By Fredrick P. Niemann, Esq. of Hanlon Niemann, a Freehold, NJ Contract Attorney
New Jersey courts are authorized to grant declaratory relief in contract dispute cases under the Declaratory Judgment Act (DJA). The DJA specifically provides that parties to a contract may have a court determine “any question of construction or validity” and “obtain a declaration of rights, status or other legal relations” regarding the contract. See N.J.S.A. 2A:16-53. Contracts may be construed “before or after a breach thereof.” N.J.S.A. 2a:16-54. The purpose of the Uniform Declaratory Judgment Act is “to settle and afford relief from uncertainty and insecurity with respect to rights, status and other legal relations”.
Finally, “[f]urther relief based on a declaratory judgment may be granted whenever necessary or proper, by application to a court having jurisdiction to grant the relief.” Our courts have recognized that the DCA should be liberally construed and administered to carry out its purpose, which is to expedite the resolution of contract dispute cases.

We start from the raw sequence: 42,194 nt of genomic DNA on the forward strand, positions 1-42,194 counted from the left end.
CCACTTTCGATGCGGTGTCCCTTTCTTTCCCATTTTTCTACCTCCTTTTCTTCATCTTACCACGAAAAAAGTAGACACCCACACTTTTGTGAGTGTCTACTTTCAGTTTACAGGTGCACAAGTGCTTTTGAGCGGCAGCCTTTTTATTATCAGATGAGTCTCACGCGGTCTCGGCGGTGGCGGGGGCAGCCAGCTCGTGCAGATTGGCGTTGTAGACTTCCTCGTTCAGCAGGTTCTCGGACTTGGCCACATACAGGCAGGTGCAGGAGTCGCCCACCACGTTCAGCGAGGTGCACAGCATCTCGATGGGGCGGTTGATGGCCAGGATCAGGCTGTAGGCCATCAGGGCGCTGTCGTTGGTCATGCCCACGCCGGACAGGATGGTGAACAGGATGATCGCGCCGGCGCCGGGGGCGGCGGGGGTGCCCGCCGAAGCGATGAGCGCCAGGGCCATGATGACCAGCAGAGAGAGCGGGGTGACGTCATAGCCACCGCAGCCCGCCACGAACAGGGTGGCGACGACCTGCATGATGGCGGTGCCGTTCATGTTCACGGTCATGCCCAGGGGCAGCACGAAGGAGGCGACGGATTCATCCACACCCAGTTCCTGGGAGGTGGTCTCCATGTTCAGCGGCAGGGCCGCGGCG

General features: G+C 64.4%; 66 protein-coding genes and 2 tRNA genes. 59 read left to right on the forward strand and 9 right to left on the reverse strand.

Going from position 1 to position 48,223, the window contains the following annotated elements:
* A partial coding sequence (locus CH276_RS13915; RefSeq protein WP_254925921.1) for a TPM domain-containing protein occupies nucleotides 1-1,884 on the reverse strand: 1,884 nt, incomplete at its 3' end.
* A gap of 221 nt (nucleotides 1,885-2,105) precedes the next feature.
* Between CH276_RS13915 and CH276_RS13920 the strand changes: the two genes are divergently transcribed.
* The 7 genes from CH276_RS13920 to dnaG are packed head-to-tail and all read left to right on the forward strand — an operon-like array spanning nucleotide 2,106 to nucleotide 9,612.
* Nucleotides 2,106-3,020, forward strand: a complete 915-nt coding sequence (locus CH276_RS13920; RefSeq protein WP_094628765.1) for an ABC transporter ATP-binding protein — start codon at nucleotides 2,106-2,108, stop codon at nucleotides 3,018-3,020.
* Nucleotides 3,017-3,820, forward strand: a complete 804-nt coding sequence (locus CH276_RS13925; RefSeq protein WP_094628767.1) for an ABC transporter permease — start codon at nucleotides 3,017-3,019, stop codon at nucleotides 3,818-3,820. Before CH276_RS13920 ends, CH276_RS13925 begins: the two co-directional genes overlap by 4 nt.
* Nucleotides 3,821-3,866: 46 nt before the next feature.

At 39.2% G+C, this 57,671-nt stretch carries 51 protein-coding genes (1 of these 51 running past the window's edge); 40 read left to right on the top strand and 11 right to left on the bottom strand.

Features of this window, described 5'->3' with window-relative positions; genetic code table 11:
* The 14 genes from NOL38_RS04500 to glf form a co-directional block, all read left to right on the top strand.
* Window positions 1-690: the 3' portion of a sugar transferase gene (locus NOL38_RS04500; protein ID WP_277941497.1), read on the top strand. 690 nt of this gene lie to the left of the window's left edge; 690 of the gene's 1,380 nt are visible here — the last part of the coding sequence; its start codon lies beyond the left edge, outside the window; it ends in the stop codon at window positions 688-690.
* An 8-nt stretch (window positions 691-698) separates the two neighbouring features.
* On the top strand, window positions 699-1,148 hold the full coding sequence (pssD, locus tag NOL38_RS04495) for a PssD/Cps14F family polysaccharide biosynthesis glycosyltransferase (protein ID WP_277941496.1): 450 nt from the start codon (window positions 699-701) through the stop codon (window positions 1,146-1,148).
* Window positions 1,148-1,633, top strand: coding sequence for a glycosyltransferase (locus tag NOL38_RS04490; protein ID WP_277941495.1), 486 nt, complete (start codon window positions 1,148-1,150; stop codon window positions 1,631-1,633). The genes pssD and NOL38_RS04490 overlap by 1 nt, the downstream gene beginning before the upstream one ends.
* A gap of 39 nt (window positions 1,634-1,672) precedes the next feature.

In addition to the Statutory Declaratory Judgment Act, the courts in New Jersey have also determined that there are several common law opportunities available for parties to obtain declaratory relief. They are: 1) there needs to be an actual controversy between the parties; 2) the plaintiff must have a direct or indirect interest (standing); 3) the operative facts of the case are not materially disputed.
New Jersey court rules also allow declaratory relief in legal actions to be taken. R. 4:67-1(b) will apply if the court is satisfied that the matter before it “may be disposed of in a summer manner”.
“Summary manner” means being disposed of on the record (which may be supplemented with interrogatories, depositions, or demands for admissions) or through minimal in-court testimony.
If you have questions regarding your NJ contract and expediting relief by the courts in a contract dispute case, please contact Fredrick P. Niemann, Esq. toll-free at (855) 376-5291 or email him at firstname.lastname@example.org.